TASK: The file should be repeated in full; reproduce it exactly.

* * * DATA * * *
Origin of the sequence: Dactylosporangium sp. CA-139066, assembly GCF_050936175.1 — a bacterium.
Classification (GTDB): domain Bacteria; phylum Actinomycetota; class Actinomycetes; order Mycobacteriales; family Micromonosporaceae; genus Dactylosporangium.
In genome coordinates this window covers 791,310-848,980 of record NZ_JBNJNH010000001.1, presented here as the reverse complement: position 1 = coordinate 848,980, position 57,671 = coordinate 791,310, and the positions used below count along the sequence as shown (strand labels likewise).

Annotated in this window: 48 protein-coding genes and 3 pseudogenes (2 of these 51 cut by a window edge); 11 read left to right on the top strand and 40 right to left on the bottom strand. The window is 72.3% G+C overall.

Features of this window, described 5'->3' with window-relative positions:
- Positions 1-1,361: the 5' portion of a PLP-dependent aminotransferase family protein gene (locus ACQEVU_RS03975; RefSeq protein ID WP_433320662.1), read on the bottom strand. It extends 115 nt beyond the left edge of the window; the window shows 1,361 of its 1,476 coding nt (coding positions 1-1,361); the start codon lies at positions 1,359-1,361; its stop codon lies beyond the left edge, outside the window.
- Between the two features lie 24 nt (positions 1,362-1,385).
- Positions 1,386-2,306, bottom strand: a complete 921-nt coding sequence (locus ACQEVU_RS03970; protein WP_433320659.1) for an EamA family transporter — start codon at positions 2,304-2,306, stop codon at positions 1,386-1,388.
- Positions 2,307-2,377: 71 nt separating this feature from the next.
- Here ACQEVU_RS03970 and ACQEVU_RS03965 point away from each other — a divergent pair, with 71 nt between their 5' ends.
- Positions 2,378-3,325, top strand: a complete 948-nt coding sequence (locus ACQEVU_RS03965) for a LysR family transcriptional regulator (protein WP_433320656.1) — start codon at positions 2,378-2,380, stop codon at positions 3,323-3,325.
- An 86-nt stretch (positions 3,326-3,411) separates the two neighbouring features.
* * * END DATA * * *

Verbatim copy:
Origin of the sequence: Dactylosporangium sp. CA-139066, assembly GCF_050936175.1 — a bacterium.
Classification (GTDB): domain Bacteria; phylum Actinomycetota; class Actinomycetes; order Mycobacteriales; family Micromonosporaceae; genus Dactylosporangium.
In genome coordinates this window covers 791,310-848,980 of record NZ_JBNJNH010000001.1, presented here as the reverse complement: position 1 = coordinate 848,980, position 57,671 = coordinate 791,310, and the positions used below count along the sequence as shown (strand labels likewise).

Annotated in this window: 48 protein-coding genes and 3 pseudogenes (2 of these 51 cut by a window edge); 11 read left to right on the top strand and 40 right to left on the bottom strand. The window is 72.3% G+C overall.

Features of this window, described 5'->3' with window-relative positions:
- Positions 1-1,361: the 5' portion of a PLP-dependent aminotransferase family protein gene (locus ACQEVU_RS03975; RefSeq protein ID WP_433320662.1), read on the bottom strand. It extends 115 nt beyond the left edge of the window; the window shows 1,361 of its 1,476 coding nt (coding positions 1-1,361); the start codon lies at positions 1,359-1,361; its stop codon lies beyond the left edge, outside the window.
- Between the two features lie 24 nt (positions 1,362-1,385).
- Positions 1,386-2,306, bottom strand: a complete 921-nt coding sequence (locus ACQEVU_RS03970; protein WP_433320659.1) for an EamA family transporter — start codon at positions 2,304-2,306, stop codon at positions 1,386-1,388.
- Positions 2,307-2,377: 71 nt separating this feature from the next.
- Here ACQEVU_RS03970 and ACQEVU_RS03965 point away from each other — a divergent pair, with 71 nt between their 5' ends.
- Positions 2,378-3,325, top strand: a complete 948-nt coding sequence (locus ACQEVU_RS03965) for a LysR family transcriptional regulator (protein WP_433320656.1) — start codon at positions 2,378-2,380, stop codon at positions 3,323-3,325.
- An 86-nt stretch (positions 3,326-3,411) separates the two neighbouring features.